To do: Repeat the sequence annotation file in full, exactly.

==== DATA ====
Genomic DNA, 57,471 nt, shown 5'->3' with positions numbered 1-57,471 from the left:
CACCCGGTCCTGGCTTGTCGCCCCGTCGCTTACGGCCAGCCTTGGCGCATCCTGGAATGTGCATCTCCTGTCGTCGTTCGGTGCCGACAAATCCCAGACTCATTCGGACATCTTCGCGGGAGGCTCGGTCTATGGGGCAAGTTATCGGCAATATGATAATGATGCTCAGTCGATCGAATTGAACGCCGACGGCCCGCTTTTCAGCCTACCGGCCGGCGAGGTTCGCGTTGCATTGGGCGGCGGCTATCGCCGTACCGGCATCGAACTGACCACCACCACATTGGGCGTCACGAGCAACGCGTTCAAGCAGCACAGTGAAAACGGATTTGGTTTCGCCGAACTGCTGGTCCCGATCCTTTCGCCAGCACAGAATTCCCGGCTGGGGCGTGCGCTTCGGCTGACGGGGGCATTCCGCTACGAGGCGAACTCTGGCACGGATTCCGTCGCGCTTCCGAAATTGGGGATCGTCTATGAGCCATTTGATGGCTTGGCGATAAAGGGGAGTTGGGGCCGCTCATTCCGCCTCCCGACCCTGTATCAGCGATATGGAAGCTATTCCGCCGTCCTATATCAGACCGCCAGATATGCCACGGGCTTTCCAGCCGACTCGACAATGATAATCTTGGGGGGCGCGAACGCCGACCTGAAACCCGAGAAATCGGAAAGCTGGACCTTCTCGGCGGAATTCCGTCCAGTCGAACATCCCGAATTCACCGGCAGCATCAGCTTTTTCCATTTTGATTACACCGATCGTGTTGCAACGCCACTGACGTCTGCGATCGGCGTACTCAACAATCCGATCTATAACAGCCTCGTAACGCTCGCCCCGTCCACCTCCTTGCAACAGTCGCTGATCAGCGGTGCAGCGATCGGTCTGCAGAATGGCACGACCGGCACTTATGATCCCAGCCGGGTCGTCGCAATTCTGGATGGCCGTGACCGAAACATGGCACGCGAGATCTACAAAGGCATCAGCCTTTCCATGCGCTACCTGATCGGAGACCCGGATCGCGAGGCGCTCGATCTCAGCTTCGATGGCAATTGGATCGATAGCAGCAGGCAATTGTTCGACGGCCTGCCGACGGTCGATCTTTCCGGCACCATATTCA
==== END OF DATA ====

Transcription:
Genomic DNA, 57,471 nt, shown 5'->3' with positions numbered 1-57,471 from the left:
CACCCGGTCCTGGCTTGTCGCCCCGTCGCTTACGGCCAGCCTTGGCGCATCCTGGAATGTGCATCTCCTGTCGTCGTTCGGTGCCGACAAATCCCAGACTCATTCGGACATCTTCGCGGGAGGCTCGGTCTATGGGGCAAGTTATCGGCAATATGATAATGATGCTCAGTCGATCGAATTGAACGCCGACGGCCCGCTTTTCAGCCTACCGGCCGGCGAGGTTCGCGTTGCATTGGGCGGCGGCTATCGCCGTACCGGCATCGAACTGACCACCACCACATTGGGCGTCACGAGCAACGCGTTCAAGCAGCACAGTGAAAACGGATTTGGTTTCGCCGAACTGCTGGTCCCGATCCTTTCGCCAGCACAGAATTCCCGGCTGGGGCGTGCGCTTCGGCTGACGGGGGCATTCCGCTACGAGGCGAACTCTGGCACGGATTCCGTCGCGCTTCCGAAATTGGGGATCGTCTATGAGCCATTTGATGGCTTGGCGATAAAGGGGAGTTGGGGCCGCTCATTCCGCCTCCCGACCCTGTATCAGCGATATGGAAGCTATTCCGCCGTCCTATATCAGACCGCCAGATATGCCACGGGCTTTCCAGCCGACTCGACAATGATAATCTTGGGGGGCGCGAACGCCGACCTGAAACCCGAGAAATCGGAAAGCTGGACCTTCTCGGCGGAATTCCGTCCAGTCGAACATCCCGAATTCACCGGCAGCATCAGCTTTTTCCATTTTGATTACACCGATCGTGTTGCAACGCCACTGACGTCTGCGATCGGCGTACTCAACAATCCGATCTATAACAGCCTCGTAACGCTCGCCCCGTCCACCTCCTTGCAACAGTCGCTGATCAGCGGTGCAGCGATCGGTCTGCAGAATGGCACGACCGGCACTTATGATCCCAGCCGGGTCGTCGCAATTCTGGATGGCCGTGACCGAAACATGGCACGCGAGATCTACAAAGGCATCAGCCTTTCCATGCGCTACCTGATCGGAGACCCGGATCGCGAGGCGCTCGATCTCAGCTTCGATGGCAATTGGATCGATAGCAGCAGGCAATTGTTCGACGGCCTGCCGACGGTCGATCTTTCCGGCACCATATTCA